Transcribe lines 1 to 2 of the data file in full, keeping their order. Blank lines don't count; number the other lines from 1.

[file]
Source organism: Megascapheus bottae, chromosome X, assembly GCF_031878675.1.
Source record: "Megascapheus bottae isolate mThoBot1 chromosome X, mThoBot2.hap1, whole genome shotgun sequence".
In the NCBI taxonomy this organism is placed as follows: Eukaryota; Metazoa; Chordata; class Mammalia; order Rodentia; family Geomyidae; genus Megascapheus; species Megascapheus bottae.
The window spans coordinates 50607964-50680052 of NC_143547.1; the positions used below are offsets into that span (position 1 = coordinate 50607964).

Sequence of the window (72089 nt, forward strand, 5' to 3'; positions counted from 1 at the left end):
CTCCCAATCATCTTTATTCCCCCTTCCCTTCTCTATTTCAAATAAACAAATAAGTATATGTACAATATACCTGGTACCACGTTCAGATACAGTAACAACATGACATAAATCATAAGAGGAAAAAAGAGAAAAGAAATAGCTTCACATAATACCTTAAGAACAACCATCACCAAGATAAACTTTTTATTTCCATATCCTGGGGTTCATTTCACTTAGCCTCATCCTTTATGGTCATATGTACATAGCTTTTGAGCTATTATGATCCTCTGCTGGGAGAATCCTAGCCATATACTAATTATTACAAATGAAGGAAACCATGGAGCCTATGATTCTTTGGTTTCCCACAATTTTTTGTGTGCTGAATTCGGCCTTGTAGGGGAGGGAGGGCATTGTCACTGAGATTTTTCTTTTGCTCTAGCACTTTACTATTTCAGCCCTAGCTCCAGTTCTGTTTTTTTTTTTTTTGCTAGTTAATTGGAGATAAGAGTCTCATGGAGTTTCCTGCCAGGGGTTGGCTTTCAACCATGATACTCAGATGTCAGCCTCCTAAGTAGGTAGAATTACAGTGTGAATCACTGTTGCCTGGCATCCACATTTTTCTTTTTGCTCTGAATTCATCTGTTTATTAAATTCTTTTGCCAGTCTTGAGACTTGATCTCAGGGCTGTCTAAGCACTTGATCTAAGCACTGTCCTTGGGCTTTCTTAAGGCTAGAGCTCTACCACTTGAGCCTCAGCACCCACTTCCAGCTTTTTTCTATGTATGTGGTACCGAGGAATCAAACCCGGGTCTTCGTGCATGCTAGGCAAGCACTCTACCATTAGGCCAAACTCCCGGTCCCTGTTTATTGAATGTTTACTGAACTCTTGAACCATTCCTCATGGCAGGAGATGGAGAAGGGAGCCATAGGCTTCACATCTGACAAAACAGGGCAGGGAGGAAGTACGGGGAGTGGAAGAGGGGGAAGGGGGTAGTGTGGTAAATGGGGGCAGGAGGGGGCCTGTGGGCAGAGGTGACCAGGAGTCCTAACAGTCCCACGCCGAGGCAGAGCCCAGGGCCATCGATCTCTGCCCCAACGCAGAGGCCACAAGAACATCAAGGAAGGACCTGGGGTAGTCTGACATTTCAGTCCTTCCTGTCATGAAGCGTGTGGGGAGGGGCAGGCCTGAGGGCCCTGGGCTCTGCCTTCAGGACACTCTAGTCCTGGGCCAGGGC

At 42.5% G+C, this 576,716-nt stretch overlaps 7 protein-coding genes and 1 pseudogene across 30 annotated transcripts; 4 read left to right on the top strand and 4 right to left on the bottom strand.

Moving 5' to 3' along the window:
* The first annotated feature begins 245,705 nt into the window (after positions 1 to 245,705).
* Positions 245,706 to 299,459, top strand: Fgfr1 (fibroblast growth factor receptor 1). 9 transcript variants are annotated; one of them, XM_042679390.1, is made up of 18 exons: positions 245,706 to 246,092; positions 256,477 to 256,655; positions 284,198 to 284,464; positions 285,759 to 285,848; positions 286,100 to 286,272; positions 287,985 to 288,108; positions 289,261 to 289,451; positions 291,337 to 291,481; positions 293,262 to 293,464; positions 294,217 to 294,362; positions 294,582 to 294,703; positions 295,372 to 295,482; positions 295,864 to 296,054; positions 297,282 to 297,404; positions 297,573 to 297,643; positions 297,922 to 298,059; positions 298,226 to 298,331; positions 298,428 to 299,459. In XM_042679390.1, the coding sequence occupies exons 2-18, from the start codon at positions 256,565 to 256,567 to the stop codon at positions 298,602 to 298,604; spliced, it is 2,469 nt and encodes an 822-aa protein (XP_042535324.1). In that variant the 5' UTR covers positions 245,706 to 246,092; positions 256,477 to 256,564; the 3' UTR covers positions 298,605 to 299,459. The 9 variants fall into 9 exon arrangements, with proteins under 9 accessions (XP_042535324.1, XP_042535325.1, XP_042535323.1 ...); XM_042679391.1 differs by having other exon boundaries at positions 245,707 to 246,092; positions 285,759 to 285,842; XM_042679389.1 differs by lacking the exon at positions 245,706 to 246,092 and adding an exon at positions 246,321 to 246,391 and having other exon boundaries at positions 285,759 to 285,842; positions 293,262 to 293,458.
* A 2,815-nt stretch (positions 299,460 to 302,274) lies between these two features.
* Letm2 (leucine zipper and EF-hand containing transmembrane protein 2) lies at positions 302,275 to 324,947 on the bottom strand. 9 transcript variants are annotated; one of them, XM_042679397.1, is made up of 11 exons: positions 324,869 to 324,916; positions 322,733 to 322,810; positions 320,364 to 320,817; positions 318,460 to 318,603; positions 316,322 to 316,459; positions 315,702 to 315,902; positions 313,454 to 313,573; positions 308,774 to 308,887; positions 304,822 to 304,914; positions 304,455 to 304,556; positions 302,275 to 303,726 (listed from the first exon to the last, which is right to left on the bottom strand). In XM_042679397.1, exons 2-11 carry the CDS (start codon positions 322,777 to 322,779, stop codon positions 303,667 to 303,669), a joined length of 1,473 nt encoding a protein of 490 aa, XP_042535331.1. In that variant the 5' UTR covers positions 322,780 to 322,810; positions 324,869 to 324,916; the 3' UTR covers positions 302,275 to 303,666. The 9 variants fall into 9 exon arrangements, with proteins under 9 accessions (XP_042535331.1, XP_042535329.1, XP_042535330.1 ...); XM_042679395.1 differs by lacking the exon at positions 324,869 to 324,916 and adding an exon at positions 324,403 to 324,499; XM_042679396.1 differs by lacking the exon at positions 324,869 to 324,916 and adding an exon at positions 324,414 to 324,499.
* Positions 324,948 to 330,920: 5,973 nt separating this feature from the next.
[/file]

Source organism: Megascapheus bottae, chromosome X, assembly GCF_031878675.1.
Source record: "Megascapheus bottae isolate mThoBot1 chromosome X, mThoBot2.hap1, whole genome shotgun sequence".